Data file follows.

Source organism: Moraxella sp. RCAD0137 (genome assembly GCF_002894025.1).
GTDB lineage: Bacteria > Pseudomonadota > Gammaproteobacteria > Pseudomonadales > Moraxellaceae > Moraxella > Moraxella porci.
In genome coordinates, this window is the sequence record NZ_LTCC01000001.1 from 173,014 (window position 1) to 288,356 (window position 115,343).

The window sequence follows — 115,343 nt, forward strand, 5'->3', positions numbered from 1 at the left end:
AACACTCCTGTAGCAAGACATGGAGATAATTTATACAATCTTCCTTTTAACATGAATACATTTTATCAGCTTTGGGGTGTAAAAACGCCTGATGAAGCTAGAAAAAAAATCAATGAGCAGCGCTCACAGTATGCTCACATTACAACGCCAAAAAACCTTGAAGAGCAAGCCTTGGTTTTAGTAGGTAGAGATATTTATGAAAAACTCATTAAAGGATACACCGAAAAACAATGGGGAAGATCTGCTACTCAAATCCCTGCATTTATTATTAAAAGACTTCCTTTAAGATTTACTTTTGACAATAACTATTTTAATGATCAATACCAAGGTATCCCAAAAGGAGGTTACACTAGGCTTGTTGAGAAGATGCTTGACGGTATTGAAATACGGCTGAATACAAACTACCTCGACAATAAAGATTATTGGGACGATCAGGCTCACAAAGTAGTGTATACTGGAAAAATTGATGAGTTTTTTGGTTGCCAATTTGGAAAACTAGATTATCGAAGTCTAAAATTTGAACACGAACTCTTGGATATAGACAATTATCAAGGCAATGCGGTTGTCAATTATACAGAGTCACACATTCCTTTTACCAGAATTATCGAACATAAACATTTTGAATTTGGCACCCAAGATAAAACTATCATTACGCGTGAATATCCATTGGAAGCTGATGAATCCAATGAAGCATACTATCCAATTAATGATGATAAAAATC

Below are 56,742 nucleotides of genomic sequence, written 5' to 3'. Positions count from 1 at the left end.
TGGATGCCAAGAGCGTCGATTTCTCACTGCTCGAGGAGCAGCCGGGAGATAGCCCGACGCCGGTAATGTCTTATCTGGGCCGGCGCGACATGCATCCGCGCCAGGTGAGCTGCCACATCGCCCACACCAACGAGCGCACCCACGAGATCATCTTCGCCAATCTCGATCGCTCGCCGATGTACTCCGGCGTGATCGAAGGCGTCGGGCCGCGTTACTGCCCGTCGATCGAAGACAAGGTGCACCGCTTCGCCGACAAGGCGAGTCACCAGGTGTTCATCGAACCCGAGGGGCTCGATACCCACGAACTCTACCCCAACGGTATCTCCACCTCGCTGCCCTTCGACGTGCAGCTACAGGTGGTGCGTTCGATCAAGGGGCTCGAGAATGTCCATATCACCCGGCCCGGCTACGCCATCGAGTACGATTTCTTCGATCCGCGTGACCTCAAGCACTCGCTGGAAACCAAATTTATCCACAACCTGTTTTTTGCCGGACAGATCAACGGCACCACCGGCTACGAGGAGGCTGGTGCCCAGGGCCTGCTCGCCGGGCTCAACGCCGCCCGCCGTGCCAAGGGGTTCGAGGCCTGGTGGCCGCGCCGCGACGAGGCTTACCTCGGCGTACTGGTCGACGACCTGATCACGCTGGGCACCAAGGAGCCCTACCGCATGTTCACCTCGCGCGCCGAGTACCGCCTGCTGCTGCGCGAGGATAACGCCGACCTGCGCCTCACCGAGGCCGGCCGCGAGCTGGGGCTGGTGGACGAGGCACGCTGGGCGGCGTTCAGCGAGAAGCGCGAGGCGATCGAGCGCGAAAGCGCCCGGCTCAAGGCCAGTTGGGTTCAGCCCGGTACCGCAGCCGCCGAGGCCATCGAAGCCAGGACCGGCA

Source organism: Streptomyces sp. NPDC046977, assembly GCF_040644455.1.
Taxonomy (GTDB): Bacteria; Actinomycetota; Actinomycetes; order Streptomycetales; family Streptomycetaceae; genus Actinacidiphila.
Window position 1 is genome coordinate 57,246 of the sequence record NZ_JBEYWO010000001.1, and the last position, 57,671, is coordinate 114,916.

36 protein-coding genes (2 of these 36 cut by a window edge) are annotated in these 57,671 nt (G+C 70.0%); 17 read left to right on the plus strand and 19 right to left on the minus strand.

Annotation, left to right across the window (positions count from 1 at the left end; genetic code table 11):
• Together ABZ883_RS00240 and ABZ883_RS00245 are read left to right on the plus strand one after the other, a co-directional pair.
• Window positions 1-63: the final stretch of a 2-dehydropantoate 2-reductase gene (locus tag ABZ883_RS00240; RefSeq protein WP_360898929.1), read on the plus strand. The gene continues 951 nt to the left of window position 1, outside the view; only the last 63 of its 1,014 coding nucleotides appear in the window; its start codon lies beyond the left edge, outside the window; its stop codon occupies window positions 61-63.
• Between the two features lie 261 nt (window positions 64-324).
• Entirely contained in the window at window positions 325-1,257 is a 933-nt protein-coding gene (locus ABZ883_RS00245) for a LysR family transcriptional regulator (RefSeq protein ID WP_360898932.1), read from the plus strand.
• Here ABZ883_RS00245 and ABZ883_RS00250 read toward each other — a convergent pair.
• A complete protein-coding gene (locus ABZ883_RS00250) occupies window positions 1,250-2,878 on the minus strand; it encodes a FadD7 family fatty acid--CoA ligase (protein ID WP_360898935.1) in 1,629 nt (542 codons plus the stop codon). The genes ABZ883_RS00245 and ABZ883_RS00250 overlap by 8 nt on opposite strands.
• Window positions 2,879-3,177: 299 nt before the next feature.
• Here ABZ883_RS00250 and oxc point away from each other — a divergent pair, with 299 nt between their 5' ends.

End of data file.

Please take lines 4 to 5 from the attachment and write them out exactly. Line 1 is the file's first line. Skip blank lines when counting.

The window sequence follows — 115,343 nt, forward strand, 5'->3', positions numbered from 1 at the left end:
AACACTCCTGTAGCAAGACATGGAGATAATTTATACAATCTTCCTTTTAACATGAATACATTTTATCAGCTTTGGGGTGTAAAAACGCCTGATGAAGCTAGAAAAAAAATCAATGAGCAGCGCTCACAGTATGCTCACATTACAACGCCAAAAAACCTTGAAGAGCAAGCCTTGGTTTTAGTAGGTAGAGATATTTATGAAAAACTCATTAAAGGATACACCGAAAAACAATGGGGAAGATCTGCTACTCAAATCCCTGCATTTATTATTAAAAGACTTCCTTTAAGATTTACTTTTGACAATAACTATTTTAATGATCAATACCAAGGTATCCCAAAAGGAGGTTACACTAGGCTTGTTGAGAAGATGCTTGACGGTATTGAAATACGGCTGAATACAAACTACCTCGACAATAAAGATTATTGGGACGATCAGGCTCACAAAGTAGTGTATACTGGAAAAATTGATGAGTTTTTTGGTTGCCAATTTGGAAAACTAGATTATCGAAGTCTAAAATTTGAACACGAACTCTTGGATATAGACAATTATCAAGGCAATGCGGTTGTCAATTATACAGAGTCACACATTCCTTTTACCAGAATTATCGAACATAAACATTTTGAATTTGGCACCCAAGATAAAACTATCATTACGCGTGAATATCCATTGGAAGCTGATGAATCCAATGAAGCATACTATCCAATTAATGATGATAAAAATC